• collagen;
  • elastin;
  • human hypertrophic scar;
  • nonlinear spectral imaging;
  • second-harmonic generation;
  • two-photon excited fluorescence


Background  A noninvasive method using microscopy and spectroscopy for analysing the morphology of collagen and elastin and their biochemical variations in skin tissue will enable better understanding of the pathophysiology of hypertrophic scars and facilitate improved clinical management and treatment of this disease.

Objective  To obtain simultaneously microscopic images and spectra of collagen and elastin fibres in ex vivo skin tissues (normal skin and hypertrophic scar) using a nonlinear spectral imaging method, and to compare the morphological structure and spectral characteristics of collagen and elastin fibres in hypertrophic scar tissues with those of normal skin, to determine whether this approach has potential for in vivo assessment of the pathophysiology of human hypertrophic scars and for monitoring treatment responses as well as for tracking the process of development of hypertrophic scars in clinic.

Methods Ex vivo human skin specimens obtained from six patients aged from 10 to 50 years old who were undergoing skin plastic surgery were examined. Five patients had hypertrophic scar lesions and one patient had no scar lesion before we obtained his skin specimen. A total of 30 tissue section samples of 30 μm thickness were analysed by the use of a nonlinear spectral imaging system consisting of a femtosecond excitation light source, a high-throughput scanning inverted microscope, and a spectral imaging detection system. The high-contrast and high-resolution second harmonic generation (SHG) images of collagen and two-photon excited fluorescence (TPEF) images of elastin fibres in hypertrophic scar tissues and normal skin were acquired using the extracting channel tool of the system. The emission spectra were analysed using the image-guided spectral analysis method. The depth-dependent decay constant of the SHG signal and the image texture characteristics of hypertrophic scar tissue and normal skin were used to quantitatively assess the amount, distribution and orientation of their collagen and elastin components.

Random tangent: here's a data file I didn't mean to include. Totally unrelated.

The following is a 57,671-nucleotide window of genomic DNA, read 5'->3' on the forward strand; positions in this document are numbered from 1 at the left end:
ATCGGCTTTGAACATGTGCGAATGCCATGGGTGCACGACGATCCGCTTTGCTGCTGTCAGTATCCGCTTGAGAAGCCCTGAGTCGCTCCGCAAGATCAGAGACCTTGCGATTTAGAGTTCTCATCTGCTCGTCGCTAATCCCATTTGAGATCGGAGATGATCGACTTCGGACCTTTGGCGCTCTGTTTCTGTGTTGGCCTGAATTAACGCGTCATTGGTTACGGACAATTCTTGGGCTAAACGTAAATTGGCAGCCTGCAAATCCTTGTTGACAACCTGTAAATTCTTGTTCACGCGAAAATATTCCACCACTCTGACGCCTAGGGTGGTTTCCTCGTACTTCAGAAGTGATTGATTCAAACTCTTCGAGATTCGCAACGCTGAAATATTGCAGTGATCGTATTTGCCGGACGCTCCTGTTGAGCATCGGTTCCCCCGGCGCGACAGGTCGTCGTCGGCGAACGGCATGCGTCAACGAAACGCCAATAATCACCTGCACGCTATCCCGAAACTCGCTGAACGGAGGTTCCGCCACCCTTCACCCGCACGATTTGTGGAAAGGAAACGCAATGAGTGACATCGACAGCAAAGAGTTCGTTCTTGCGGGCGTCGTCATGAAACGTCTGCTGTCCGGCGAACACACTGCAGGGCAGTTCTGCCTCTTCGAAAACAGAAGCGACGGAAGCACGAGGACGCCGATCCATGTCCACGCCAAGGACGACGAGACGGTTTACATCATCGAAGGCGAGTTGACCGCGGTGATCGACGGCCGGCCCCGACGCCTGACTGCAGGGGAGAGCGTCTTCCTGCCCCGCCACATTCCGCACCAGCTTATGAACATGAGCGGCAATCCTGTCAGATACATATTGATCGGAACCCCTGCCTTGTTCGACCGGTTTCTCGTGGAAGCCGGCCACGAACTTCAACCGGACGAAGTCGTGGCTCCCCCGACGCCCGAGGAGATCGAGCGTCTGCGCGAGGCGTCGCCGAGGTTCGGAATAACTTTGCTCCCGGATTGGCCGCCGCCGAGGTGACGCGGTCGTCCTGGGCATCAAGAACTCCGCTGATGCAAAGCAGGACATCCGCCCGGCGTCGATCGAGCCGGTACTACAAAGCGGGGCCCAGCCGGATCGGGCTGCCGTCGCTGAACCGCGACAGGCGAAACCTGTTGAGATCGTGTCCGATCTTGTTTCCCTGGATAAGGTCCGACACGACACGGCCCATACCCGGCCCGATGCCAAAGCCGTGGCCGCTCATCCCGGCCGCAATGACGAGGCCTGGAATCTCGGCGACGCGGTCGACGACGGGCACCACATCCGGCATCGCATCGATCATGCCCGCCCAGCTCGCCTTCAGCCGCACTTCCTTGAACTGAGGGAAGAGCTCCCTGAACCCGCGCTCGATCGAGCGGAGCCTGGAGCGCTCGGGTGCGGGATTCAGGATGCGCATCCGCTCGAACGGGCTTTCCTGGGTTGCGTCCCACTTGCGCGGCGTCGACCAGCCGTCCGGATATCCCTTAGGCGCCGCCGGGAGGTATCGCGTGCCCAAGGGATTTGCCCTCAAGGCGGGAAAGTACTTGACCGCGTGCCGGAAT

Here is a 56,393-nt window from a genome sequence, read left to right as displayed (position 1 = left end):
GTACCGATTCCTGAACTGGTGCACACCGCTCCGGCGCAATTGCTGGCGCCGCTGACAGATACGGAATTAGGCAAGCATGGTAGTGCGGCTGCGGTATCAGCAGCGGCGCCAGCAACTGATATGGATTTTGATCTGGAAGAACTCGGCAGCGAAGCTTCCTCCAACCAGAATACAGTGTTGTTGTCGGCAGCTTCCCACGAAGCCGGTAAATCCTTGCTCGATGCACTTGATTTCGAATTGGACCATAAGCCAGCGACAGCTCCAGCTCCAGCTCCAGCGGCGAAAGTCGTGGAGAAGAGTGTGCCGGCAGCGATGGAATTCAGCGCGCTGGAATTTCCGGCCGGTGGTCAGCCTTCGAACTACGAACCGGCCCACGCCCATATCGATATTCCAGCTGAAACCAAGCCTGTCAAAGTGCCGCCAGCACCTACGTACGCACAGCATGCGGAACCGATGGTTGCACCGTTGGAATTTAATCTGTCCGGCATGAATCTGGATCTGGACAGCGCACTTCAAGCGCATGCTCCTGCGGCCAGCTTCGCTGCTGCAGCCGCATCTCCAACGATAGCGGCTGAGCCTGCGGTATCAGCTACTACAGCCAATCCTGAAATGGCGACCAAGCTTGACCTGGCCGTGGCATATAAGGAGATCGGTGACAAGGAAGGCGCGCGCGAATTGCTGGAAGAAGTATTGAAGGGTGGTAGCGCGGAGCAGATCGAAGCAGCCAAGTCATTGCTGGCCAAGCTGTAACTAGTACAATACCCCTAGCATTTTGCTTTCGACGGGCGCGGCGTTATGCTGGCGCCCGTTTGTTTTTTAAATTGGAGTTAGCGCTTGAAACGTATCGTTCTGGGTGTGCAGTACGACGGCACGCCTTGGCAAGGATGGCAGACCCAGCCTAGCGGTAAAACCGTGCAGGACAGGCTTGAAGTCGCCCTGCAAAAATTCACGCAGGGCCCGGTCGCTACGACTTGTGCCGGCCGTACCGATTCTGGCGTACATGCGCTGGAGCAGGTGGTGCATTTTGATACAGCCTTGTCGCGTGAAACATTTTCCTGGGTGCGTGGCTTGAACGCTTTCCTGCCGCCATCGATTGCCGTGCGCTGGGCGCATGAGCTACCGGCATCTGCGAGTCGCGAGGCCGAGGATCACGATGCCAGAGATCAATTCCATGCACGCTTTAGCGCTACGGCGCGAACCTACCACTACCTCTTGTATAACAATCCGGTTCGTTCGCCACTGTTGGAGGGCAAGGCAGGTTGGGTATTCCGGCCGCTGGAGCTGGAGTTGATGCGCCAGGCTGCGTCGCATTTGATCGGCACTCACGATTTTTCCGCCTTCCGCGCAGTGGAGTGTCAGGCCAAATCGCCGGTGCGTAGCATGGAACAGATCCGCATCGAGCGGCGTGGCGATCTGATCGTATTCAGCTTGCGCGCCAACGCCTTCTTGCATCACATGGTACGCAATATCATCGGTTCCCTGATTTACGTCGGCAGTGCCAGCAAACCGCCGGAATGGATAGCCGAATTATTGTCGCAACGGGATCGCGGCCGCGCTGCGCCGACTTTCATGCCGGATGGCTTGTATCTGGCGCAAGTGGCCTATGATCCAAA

Results  Our experiments and data analyses demonstrated apparent differences between hypertrophic scar tissue and normal skin in terms of their morphological structure and the spectral characteristics of collagen and elastin fibres. These differences can potentially be used to distinguish hypertrophic scar tissues from normal skin and to evaluate treatment responses.

Conclusions  All the measurements were performed in backscattering geometry and demonstrated that nonlinear spectral imaging has the ability to differentiate hypertrophic scar tissue from normal skin based on noninvasive SHG imaging, and TPEF imaging revealed the microstructure and spectral features of collagenand elastin fibres. With the advances in spectral imaging apparatus miniaturization, we have good reason to believe that this approach can become a valuable tool for the in vivo pathophysiology study of human skin hypertrophic scars and for assessing the treatment responses of this disfiguring disease in clinic. It can also be used to track the development of hypertrophic scars and to study wound healing processes in a noninvasive fashion without biopsy, fixation, sectioning and the use of exogenous dyes or stains.